This is not the type of Giant Drop that Six Flags wants to be known for. On Thursday, the amusement park chain posted disappointing returns in its second-quarter earnings call.
But don’t draw too many conclusions on the economics of roller coasters. On Wednesday, Disney’s quarterly results featured park returns that were Space Mountain-level dizzying.
Race to the Splash Mountaintop
In an attempt to improve the guest experience (read: cutback on the hours wasted waiting for the good rides), Six Flags CEO Selim Bassoul said his parks have intentionally pursued a strategy over the past year of reducing overall park attendance. The problem? It worked too well, with attendance plummeting 35% below 2019 levels so far this year, compared with the targeted 10% to 15% reduction goal.
The House of Mouse, meanwhile, has figured out a way to have its funnel cake and eat it too. Disney’s parks saw overall attendance increase in the latest quarter even as it upgraded the guest experience with Genie+, the premium ticket add-on that allows users to skip lines and reserve time slots for certain attractions. The difference in strategy has sent both companies’ businesses in opposite directions like competing bumper cars:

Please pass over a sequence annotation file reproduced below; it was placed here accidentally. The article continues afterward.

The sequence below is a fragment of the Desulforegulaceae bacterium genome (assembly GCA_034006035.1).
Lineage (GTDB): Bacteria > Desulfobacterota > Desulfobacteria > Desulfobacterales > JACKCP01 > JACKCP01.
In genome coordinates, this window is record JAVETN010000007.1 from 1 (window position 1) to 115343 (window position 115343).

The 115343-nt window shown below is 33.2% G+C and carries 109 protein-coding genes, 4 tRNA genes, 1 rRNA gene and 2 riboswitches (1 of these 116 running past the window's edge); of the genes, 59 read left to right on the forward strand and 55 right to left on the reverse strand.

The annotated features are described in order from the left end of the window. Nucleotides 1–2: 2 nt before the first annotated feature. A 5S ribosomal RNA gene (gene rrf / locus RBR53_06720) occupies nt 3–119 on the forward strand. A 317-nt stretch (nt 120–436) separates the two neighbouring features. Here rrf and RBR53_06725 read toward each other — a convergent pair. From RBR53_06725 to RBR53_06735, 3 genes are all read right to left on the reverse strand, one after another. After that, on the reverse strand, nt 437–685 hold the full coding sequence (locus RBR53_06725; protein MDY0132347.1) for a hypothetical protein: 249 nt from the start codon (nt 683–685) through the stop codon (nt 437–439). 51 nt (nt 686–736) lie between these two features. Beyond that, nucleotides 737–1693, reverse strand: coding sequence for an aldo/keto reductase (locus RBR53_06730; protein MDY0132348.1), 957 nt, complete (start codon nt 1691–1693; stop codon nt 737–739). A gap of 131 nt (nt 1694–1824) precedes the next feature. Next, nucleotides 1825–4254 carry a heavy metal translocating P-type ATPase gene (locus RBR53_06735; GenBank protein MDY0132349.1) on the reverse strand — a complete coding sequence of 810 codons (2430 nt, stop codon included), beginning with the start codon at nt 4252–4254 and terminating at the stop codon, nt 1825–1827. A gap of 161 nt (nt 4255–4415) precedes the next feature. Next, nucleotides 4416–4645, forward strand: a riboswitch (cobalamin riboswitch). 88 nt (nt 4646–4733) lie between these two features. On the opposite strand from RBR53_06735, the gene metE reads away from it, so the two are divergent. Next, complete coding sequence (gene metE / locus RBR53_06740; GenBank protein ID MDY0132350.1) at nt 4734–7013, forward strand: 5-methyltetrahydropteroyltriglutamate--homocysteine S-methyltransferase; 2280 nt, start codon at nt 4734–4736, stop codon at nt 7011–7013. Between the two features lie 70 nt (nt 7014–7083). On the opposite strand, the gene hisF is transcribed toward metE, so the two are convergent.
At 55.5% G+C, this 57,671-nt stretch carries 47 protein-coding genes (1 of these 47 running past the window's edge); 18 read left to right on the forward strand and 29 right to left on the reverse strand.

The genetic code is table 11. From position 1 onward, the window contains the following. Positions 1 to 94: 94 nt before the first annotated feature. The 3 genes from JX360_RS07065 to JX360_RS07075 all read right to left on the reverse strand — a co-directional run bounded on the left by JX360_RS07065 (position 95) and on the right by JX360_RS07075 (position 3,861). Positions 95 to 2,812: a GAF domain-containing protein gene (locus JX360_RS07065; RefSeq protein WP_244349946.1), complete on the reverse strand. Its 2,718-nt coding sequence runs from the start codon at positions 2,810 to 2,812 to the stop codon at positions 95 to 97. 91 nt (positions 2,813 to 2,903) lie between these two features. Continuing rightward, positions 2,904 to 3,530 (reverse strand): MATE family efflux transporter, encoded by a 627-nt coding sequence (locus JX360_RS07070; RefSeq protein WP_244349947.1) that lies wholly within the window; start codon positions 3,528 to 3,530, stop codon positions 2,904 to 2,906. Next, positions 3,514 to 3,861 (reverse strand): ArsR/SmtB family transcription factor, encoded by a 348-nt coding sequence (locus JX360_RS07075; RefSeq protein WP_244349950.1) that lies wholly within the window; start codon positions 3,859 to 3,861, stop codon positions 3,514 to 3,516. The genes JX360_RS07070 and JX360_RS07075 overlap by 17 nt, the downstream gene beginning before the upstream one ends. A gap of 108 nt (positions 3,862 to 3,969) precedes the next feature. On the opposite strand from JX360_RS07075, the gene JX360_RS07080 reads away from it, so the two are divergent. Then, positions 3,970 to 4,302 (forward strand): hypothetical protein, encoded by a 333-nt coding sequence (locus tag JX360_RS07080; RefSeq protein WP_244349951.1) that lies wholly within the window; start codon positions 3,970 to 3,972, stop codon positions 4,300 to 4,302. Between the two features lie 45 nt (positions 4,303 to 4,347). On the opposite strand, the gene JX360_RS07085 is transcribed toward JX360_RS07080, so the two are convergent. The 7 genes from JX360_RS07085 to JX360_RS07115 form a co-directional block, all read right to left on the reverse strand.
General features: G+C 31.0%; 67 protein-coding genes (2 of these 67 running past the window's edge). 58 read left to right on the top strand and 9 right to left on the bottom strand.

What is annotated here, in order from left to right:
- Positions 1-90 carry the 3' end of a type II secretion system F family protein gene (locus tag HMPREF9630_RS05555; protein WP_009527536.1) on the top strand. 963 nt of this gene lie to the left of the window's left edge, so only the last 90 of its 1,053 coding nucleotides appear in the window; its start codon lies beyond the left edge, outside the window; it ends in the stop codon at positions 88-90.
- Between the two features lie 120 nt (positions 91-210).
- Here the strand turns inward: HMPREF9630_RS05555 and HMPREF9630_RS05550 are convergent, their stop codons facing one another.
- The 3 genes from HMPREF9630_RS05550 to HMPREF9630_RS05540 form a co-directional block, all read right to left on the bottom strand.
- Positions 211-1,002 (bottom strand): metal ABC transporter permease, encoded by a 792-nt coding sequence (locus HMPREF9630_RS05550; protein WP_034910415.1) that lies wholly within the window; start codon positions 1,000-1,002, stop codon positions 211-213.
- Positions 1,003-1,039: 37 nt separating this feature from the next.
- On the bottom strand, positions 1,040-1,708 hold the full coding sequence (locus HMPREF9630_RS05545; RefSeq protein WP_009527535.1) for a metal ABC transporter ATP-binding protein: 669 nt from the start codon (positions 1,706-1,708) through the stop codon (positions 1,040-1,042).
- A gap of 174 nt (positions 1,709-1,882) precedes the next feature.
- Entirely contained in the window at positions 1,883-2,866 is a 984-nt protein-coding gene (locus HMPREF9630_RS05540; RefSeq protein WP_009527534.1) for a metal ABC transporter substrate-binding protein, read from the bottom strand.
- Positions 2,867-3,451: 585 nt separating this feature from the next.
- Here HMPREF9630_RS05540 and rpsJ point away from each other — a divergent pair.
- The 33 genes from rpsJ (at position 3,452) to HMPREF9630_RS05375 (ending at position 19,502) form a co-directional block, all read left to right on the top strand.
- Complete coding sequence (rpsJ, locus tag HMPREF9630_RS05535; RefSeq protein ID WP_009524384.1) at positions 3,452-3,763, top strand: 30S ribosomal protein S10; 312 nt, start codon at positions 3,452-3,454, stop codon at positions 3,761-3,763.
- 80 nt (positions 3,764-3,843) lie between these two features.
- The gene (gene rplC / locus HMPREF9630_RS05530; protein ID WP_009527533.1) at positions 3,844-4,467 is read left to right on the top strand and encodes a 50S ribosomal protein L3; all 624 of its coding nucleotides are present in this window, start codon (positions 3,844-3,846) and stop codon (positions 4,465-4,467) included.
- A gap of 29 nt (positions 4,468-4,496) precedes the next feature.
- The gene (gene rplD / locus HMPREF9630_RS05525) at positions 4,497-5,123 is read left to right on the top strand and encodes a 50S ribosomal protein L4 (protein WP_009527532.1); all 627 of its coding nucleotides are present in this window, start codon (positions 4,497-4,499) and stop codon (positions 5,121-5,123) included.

- Disney’s parks, experiences, and products divisions, which also includes its cruise lines, saw revenue leap an eye-popping 72% year-over-year to $7.4 billion. Roughly 50% of guests now pay the extra $15 for Genie+, Disney CEO Bob Chapek said.
- It’s a small world, in comparison, for Six Flags, which saw quarterly revenue fall 5% year-over-year to just $435 million. On the plus side, guest spending increased 23% to nearly $64 — because even churros can’t escape inflation.
Making a Splash: Also posting quarterly results this week: SeaWorld and Cedar Fair, the parent company of the massive Cedar Park in Sandusky, Ohio as well as 11 other locations. Both companies posted all-time record revenues, with attendance falling just 3% and 8% below 2019 levels, respectively. Both parks, it seems, have made the full loop-the-loop from pandemic-era lows.